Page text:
I feel I must write to warn people, it can happen to you or should I say your dogs. I was walking as I do most days in our local forestry (not worked) near the Denbeigh moors, with my dogs - 4 hounds, 1 Bouvier, 1 Spinone, my friend and her Airedale,when I noticed the Spinone looked a bit odd!  It was a very warm day and fortunately we were nearing the end of our walk. 

I stopped to examine Mia and realised there was something wrong.  Her eyes were closing and she was having difficulty breathing. Panic!

I said to my friend I think she's been bitten by an adder! My friend said No you'd see the fang marks and began to say things like wasps, poison etc.

I decided to stop speculating and get back to the van, which was about 100 yards away.  I didn't rush the dog but drove like a madwoman down some very dodgy roads to the nearest vets about 20 minutes away, trying to keep her awake as I drove.  We were nearly there when to my horror a straw wagon had dropped its load all round a mini roundabout.  I managed to sneak through the bales and policemen and get to the vets.  Phew!

Once there the vets noticed her nose was a bit swollen but weren't sure it was a snake bite so treated her with antihistamine and watched her for a few minutes.  It soon became obvious that she was in big trouble.  Her airways were being cut off by her throat and head swelling to enormous proportions, she was collapsing and so was I!!!

The vets had the anti-venom in stock so they decided to ring a snake expert and see what they had to say.  They answered it seemed to them to be a typical scenario symptoms and conditions right and apparently you don't necessarily see fang marks. The vets had already set her up on a drip so told me to go home and they would ring me later.  Agony! They phoned at 2.30pm she was a little better, the anti venom seemed to be working.  They said that it would be better if she stayed in overnight (no sleep for me!).  They rang back at 5pm to say she was continuing to recover but was becoming very distressed at being there they felt.  I admitted to them that she slept with me and was not very often away from me so we decided it would be better for her to come home at 7pm for me to look after her.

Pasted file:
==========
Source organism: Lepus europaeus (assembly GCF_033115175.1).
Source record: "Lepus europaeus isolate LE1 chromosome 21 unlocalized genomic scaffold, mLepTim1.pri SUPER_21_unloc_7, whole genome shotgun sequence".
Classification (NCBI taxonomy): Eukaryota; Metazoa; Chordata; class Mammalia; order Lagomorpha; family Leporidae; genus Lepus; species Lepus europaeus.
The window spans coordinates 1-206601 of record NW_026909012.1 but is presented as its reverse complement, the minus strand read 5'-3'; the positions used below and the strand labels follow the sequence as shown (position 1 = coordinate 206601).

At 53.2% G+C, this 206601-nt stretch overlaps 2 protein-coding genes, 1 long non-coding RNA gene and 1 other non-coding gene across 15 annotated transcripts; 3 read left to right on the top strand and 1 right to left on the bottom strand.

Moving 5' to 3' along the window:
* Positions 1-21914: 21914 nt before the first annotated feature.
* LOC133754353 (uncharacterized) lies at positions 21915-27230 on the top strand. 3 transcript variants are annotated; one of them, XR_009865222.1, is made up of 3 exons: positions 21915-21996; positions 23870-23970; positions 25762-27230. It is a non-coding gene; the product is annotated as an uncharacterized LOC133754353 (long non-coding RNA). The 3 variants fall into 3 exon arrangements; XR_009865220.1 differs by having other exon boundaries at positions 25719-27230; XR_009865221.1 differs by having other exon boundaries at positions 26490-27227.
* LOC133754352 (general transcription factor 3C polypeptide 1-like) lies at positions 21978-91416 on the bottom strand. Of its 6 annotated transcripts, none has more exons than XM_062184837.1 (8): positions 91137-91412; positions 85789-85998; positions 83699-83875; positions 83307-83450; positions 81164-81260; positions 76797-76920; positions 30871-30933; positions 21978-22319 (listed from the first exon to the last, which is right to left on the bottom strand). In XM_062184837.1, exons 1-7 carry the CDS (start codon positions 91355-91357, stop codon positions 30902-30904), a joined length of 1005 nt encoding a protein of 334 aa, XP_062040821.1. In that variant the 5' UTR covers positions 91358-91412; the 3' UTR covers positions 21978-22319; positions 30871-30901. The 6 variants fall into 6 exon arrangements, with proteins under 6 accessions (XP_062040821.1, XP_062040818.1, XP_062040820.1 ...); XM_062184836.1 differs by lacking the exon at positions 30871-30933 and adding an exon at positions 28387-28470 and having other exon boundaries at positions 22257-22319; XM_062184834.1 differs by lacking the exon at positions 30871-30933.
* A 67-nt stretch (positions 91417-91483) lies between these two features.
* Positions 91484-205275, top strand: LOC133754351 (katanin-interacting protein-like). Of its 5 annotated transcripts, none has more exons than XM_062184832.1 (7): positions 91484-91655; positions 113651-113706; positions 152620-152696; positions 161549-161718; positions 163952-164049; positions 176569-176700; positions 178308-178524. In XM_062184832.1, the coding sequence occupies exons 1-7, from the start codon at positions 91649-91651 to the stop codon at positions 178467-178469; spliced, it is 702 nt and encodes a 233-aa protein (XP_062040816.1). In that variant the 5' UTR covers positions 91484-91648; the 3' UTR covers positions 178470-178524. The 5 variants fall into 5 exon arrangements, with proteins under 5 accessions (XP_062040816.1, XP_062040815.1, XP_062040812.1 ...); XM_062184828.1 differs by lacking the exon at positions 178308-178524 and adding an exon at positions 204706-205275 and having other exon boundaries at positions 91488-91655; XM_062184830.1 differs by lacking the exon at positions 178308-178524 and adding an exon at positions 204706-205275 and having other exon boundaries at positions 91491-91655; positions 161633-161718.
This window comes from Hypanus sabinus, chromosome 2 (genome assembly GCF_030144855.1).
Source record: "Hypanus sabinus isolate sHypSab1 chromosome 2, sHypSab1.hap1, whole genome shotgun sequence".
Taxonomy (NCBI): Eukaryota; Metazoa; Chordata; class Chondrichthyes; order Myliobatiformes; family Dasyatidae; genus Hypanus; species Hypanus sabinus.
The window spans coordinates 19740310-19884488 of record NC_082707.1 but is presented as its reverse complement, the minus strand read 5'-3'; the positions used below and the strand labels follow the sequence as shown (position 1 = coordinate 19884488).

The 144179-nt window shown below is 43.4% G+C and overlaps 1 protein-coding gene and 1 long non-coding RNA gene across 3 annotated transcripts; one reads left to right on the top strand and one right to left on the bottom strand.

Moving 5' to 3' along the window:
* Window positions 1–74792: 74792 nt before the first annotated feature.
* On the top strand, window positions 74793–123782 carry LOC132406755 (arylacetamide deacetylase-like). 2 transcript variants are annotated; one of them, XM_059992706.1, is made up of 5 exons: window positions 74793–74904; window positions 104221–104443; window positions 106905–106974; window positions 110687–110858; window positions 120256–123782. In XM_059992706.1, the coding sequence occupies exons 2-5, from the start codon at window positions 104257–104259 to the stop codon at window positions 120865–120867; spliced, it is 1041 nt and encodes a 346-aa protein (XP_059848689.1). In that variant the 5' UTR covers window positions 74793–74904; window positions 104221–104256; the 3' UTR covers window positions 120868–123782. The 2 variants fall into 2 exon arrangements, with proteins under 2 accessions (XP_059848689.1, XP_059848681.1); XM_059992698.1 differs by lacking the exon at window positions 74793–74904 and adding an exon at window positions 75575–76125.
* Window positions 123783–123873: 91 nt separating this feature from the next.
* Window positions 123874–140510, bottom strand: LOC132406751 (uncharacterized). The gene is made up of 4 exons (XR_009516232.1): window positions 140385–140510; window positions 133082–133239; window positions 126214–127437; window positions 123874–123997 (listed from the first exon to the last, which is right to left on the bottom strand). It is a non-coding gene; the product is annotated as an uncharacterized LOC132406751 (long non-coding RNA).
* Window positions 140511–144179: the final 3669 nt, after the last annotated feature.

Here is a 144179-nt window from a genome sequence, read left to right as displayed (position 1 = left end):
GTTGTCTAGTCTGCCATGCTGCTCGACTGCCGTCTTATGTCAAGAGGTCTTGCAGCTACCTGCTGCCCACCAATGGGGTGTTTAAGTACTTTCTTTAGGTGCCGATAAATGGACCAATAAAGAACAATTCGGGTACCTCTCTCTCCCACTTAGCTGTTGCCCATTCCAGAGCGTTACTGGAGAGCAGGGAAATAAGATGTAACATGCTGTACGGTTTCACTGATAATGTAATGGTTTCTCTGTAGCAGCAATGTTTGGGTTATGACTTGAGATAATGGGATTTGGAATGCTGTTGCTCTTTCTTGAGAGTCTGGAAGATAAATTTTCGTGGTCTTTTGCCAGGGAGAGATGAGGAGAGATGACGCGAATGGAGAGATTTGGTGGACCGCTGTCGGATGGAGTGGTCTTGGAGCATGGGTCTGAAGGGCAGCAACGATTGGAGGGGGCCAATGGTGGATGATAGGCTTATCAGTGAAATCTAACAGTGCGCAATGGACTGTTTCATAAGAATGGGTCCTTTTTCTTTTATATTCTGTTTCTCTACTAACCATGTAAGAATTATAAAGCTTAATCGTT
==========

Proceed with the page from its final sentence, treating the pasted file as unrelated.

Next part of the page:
What a sorry sight but still alive, thank god.  Her head was hugely swollen and she had a fluid sack as big as a football from her chin to her chest, it took about 5 days for things to improve, 9/10 days before she was on top form.  My own vet told me later that even after the anti venom has been given victims can still die.

There has been another case this summer not far away, a Great Dane I believe.  So are adders on the increase because of climate change?  Please be careful on moorland or forestry. I am very wary now as adders have been seen around our village in the past but unless it happens to you it doesn't register a threat. Be careful. I worry every day when they are running in the fields and woods but dogs need to do just that!

Irene Barratt

I adore my Mia and don't know what I would have done if the worst had happened.